It seems like there are more reported ways to treat low back pain than one can keep up with. So which ones really make sense and will provide a long-term solution?
Before we can answer that question we must first understand one of the primary causes of low back pain. I thought I would write a little bit about that today and relate to you what I’ve learned in over 18 years of treating people every day with back pain.
When I first examine someone with back pain I commonly see several “positional faults”. What I mean by this is that most people have one or more parts of their spine in the wrong position. For example they will have a hunched back and rounded shoulder or “bad posture”.
The problem with this is that when part of the spine is in the wrong position it leads to chronic stress on the muscles, ligaments, nerves, discs, and joints of the spine. This chronic stress leads to pain and inflammation. So these “positional faults” are many times the true root cause of your pain and long-term relief is unlikely unless they are corrected.
To understand why this matters if you are seeking low back pain treatment you need to understand a little bit about the natural shape and structure of your spine. Your spine has a natural S shaped curve. The critical thing to understand here is that either too much or too little curve can cause back pain. The most common positional fault I see on a day-to-day basis is an increase in the arching of the lower back, commonly this might be referred to as “swayback”.
In this situation the abdominal muscles become weak allowing the abdomen to protrude thereby pulling the back into an over arching position. This is why “Core Stability Training” or “Core Strengthening” is thought to help with low back pain.
The problem with this faulty position is that it mechanically compresses the joints, nerves, and muscles in your lower back. This physical compression leads to initial stiffness and tightness but can progress to severe chronic back pain and degeneration if not treated.
Attaining the optimal spinal curve is the key to spinal health in the long term and this is what your goal should be.
It is also the key to preventing back pain in both the short and long-term and eliminating back pain for those who already have it.
Doing this may take some work but with the right knowledge and instruction is is absolutely possible.
The second most common positional fault I see is an increased amount of bending in the upper back.
This commonly occurs due to poor posture, prolonged sitting, and the use of computer devices, especially when texting on your phone as pictured above. We are just not designed to maintain these positions for the amount of time that most people do.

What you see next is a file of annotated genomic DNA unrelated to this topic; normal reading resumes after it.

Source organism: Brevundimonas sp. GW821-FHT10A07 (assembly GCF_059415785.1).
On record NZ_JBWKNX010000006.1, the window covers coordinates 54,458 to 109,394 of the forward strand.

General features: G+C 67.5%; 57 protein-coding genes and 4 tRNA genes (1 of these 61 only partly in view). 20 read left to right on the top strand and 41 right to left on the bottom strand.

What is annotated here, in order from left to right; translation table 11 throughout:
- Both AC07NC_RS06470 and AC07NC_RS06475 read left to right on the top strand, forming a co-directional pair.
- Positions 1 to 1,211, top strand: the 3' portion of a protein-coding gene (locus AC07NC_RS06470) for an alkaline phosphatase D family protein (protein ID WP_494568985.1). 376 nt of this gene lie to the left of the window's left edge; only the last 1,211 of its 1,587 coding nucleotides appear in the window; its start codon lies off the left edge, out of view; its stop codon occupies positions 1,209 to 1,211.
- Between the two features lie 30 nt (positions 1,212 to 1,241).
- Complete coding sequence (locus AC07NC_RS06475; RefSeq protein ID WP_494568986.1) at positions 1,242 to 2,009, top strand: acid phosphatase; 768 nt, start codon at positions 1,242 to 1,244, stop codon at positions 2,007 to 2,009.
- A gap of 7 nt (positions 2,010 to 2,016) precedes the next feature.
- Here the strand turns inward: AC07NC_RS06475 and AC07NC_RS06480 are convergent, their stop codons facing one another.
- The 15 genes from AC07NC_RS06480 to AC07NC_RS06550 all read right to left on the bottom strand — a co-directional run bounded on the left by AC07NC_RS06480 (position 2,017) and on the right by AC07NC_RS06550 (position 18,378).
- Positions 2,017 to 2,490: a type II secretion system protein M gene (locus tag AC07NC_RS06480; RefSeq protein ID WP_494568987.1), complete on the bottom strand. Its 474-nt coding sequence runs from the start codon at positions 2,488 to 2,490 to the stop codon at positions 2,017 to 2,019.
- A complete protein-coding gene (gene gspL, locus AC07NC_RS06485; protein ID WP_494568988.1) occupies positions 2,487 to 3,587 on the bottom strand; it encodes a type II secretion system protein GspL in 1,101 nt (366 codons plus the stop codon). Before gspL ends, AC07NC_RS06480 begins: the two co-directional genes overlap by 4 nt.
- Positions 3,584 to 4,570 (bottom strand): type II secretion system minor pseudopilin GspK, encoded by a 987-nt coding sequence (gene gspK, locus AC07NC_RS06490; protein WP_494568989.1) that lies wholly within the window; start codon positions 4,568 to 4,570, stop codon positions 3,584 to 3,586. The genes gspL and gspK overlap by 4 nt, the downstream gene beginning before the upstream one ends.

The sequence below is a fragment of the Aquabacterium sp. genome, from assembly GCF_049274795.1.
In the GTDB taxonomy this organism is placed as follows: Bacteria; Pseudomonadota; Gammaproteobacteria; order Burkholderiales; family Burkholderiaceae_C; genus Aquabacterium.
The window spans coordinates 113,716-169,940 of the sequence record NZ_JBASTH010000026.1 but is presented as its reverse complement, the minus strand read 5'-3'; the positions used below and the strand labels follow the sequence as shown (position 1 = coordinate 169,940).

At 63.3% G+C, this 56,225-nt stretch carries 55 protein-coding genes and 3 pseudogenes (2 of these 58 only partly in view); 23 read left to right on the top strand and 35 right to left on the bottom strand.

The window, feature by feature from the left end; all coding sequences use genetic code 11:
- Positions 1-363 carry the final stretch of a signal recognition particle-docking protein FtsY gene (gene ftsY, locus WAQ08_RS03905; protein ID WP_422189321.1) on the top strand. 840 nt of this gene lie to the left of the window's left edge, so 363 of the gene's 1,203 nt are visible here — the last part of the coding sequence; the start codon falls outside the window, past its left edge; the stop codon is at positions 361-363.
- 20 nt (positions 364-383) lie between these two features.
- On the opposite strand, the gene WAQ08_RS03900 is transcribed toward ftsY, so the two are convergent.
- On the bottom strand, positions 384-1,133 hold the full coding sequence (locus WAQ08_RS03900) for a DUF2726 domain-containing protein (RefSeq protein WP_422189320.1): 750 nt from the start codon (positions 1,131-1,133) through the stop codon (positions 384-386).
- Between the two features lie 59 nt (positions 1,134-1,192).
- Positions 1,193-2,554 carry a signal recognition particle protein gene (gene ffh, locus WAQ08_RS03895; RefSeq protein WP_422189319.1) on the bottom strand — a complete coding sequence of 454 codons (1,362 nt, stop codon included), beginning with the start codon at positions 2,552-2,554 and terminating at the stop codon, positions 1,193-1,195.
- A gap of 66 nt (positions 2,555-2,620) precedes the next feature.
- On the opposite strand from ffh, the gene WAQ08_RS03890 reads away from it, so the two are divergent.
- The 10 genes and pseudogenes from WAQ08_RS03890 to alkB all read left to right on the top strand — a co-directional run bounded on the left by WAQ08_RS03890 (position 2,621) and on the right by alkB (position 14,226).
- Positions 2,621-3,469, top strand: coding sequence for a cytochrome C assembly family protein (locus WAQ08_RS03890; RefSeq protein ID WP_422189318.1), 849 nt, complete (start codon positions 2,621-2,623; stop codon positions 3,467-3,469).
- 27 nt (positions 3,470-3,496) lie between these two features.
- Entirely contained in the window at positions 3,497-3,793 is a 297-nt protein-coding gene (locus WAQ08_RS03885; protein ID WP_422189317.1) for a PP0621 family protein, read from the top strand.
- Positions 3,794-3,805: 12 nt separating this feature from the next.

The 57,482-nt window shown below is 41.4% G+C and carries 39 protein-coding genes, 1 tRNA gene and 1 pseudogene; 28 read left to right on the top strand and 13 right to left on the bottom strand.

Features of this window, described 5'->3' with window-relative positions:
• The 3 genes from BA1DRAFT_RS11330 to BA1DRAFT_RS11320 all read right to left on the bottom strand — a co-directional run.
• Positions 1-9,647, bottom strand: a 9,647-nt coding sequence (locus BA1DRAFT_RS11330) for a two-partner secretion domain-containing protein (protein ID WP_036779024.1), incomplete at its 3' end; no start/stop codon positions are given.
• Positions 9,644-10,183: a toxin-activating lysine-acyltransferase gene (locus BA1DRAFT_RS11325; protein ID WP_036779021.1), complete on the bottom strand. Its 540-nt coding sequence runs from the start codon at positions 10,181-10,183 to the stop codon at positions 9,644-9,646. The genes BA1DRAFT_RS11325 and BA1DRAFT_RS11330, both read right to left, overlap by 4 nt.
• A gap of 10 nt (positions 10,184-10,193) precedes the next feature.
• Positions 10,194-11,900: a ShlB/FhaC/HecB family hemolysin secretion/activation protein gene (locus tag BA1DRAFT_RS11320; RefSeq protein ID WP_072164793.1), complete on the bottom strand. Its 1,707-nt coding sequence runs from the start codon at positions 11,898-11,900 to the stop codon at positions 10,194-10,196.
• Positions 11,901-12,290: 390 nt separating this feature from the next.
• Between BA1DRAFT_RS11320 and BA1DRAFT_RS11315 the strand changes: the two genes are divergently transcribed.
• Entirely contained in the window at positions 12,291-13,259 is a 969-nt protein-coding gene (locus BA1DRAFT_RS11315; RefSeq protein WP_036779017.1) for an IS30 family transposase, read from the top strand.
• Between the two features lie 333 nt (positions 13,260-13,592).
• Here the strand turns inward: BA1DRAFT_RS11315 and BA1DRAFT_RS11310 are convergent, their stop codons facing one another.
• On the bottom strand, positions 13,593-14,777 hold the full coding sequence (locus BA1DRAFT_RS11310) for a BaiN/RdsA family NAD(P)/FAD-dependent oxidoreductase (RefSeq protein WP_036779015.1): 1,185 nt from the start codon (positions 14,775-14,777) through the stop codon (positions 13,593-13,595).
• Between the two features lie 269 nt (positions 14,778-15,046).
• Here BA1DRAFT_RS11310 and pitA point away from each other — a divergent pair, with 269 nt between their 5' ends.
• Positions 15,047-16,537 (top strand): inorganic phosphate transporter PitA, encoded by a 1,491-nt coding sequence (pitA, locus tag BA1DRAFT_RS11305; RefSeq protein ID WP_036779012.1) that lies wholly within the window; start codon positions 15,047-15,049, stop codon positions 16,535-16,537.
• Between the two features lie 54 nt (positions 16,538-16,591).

When you are in this position for too long the muscles in the chest and shoulders become tight. This causes the shoulders to be hunched forward and the lower back becomes rounded. Over time the muscles in the upper back that are designed to hold you upright become weak allowing this position to become set in.
This leads to not only lower back pain but pain between the shoulder blades, upper back pain and neck pain. Self treatment for low back pain must include ways to fix your posture.
At the end of this blog we will go over one simple things you could do to help you posture.
The third most common thing we see is the head being much further forward than it should be, we call this “forward head posture”.
Optimally your ears should be aligned over the tips of your shoulders when viewed from the side.
Again due to computer use, poor posture, and just plain old slouching most people are significantly out of balance in this respect.
Which do you think is best???
This causes low back pain because when the head is forward the low back is also rounded. This also commonly leads upper back pain, neck pain and headaches. Restoring balance of the head and neck is critical to restoring balance in the rest of the spine.
Here is one of my favorite go to techniques correct all three of these problems at once. This technique is actually a basic stance in the martial arts, and is also pretty much the same stance for any athlete getting into a ready position.
This position works to restore postural balance for anybody and everybody and is my favorite way to initially engage the core and hip muscles together which is very important.
With practice you too can master this technique!
1. Stand with feet shoulder width apart and pointing straight ahead
2. Knees should be unlocked and slightly bent
3. Tighten the abdominal muscles by slightly pulling your belly button in and flattening the low back
4. Shoulders should be back and down
5. Head should be back and over shoudlers
Be sure to breathe normally, do not hold your breath (if you feel you are doing this you are pulling in the belly button too much – relax a little).
Hold 5-60 seconds, repeat 5-10 times, perform 3 times daily.
I hop this has helped you to better understand how the positiono of your spine affects your low back pain and allows you to better treat your low back pain.
If you have any questions or comentsbe sure to reach out.
Wishing you a pain free life,
Joe Ruzich, PT